Everybody knows that life isn’t fair. Some of us have a lot and some of us have a little. We can throw up our hands at this disparity, or we can do as much as we can to add balance to the universe. If you are lucky enough to have more talents and resources than someone else, then show your gratitude for these things by putting some back in the pot. Where much is given much is required.
Part of the warrior’s code that every soldier lives by is the maxim, “I will never leave a fallen comrade.” Thus, in the heat of battle, when someone cries out, “Man down!” the troops mobilize to get their fallen comrade to safety. A medic or another soldier will brave the hail of bullets to save their comrade.
There are a lot of men down these days. They’re wounded on the battlefield of life, not with bullets but with poverty, illiteracy, and hopelessness. As part of the brotherhood of man, we have an obligation not to leave our comrades behind. As the saying goes, “The public service we render is the rent we pay for our place on earth.”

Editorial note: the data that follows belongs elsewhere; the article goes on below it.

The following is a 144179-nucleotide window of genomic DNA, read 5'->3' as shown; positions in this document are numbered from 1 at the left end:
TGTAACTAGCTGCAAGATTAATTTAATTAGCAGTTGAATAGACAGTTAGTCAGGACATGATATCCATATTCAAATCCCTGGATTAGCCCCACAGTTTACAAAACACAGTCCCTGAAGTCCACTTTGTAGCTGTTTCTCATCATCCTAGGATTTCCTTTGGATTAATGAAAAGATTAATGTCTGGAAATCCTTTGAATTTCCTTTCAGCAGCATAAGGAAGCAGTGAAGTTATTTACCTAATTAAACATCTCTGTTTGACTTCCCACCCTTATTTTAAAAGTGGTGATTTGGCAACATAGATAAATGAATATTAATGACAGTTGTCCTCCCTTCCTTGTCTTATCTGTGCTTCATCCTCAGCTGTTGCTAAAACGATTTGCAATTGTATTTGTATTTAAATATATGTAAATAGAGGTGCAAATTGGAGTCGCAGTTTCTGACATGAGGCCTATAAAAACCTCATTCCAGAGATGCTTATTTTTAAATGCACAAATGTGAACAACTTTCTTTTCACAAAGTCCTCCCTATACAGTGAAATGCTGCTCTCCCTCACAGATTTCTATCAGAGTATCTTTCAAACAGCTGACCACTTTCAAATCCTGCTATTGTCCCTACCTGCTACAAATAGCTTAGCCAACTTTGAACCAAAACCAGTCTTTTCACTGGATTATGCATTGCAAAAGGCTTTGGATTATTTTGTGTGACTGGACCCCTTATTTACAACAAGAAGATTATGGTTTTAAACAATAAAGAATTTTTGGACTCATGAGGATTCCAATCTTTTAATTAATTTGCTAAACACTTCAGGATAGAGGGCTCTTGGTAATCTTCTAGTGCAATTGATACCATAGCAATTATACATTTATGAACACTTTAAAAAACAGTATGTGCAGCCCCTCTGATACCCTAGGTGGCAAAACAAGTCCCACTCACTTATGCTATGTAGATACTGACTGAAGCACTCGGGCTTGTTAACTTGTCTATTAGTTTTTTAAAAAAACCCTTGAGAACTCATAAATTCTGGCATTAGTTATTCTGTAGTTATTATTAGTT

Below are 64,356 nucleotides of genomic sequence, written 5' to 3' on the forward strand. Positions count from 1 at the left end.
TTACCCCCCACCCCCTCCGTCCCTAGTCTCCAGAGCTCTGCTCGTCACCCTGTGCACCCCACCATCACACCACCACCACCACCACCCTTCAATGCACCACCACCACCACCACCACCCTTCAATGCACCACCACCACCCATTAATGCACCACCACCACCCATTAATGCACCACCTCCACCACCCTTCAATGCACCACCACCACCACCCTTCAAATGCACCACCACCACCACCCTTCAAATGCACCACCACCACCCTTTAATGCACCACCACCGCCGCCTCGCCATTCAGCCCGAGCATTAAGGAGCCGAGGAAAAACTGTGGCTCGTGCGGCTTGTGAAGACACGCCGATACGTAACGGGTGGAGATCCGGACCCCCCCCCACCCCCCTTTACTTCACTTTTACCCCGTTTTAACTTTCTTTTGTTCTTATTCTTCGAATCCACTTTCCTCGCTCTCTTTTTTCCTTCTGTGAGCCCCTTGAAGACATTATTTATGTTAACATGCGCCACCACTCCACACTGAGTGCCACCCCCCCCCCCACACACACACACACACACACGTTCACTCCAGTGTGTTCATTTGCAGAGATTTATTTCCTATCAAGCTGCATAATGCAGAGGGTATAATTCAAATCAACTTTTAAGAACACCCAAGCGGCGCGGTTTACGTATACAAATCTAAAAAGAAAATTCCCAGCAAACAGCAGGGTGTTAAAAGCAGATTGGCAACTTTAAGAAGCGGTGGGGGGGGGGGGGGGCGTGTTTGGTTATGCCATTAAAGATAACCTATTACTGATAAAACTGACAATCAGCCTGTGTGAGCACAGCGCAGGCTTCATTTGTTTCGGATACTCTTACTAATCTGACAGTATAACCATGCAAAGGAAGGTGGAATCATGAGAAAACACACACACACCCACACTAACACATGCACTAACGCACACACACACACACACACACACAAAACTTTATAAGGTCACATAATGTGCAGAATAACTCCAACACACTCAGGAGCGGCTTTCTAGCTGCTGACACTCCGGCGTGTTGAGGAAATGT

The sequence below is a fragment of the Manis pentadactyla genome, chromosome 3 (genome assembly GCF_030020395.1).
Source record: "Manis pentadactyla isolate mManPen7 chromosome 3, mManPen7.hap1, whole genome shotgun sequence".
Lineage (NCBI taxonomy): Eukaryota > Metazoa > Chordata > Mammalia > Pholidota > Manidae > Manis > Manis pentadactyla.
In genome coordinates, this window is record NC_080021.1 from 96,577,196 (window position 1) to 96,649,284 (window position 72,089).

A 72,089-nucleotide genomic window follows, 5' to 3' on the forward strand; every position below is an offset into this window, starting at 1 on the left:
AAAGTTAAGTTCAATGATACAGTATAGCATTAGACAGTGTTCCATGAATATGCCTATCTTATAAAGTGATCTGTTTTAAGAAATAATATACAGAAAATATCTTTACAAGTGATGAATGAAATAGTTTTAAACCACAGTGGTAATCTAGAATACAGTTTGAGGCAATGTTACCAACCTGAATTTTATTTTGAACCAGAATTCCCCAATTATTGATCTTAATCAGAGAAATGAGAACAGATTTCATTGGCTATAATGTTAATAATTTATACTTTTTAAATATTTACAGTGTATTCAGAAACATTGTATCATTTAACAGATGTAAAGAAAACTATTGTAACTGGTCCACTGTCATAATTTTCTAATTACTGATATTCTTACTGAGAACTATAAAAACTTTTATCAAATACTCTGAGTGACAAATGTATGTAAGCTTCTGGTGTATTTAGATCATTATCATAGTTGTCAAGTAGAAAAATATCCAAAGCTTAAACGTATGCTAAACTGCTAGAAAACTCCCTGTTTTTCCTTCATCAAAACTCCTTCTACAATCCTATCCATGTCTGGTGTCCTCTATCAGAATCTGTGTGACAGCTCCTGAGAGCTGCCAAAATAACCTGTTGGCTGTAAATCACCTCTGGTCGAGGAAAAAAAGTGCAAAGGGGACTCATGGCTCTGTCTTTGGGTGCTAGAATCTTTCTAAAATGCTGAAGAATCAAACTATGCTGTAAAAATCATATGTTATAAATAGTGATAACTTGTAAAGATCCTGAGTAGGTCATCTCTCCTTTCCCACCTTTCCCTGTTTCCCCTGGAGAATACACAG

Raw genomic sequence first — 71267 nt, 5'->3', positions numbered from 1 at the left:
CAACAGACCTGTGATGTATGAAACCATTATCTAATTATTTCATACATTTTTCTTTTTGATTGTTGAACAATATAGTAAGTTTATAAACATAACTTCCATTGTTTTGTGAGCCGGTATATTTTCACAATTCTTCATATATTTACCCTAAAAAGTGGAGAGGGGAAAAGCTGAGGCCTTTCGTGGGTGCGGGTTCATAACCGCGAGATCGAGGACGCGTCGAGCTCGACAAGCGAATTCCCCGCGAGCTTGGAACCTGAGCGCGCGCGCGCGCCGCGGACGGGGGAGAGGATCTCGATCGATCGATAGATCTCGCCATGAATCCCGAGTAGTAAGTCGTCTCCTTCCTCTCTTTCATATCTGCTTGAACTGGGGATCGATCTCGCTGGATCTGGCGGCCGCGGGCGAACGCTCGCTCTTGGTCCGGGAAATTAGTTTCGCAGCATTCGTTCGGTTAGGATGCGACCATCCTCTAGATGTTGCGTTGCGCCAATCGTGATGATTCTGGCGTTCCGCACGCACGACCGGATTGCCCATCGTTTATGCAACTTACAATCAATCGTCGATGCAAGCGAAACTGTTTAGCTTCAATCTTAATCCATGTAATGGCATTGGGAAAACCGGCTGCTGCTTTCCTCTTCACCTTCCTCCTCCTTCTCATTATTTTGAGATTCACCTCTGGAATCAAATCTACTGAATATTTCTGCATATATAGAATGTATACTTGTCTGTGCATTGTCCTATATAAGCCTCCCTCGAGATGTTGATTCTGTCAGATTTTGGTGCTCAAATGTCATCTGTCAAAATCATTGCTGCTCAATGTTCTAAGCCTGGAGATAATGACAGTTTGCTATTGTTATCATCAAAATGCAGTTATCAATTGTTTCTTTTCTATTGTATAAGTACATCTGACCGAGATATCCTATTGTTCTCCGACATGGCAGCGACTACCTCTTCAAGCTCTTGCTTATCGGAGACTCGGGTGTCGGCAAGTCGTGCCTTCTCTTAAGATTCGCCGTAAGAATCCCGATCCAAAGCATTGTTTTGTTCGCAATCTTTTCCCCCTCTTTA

The Benefits of Service
Of course the greatest benefit of service, is the help that those in need receive from you. Service can transform lives, communities, and nations. But giving service is one of the greatest paradoxes of life. For although it seems as if we sacrifice in giving away our time and resources, we actually get a whole host of benefits in return. In giving, we get. It’s a mystery, but it’s absolutely true. Serving can transform your life in the following ways: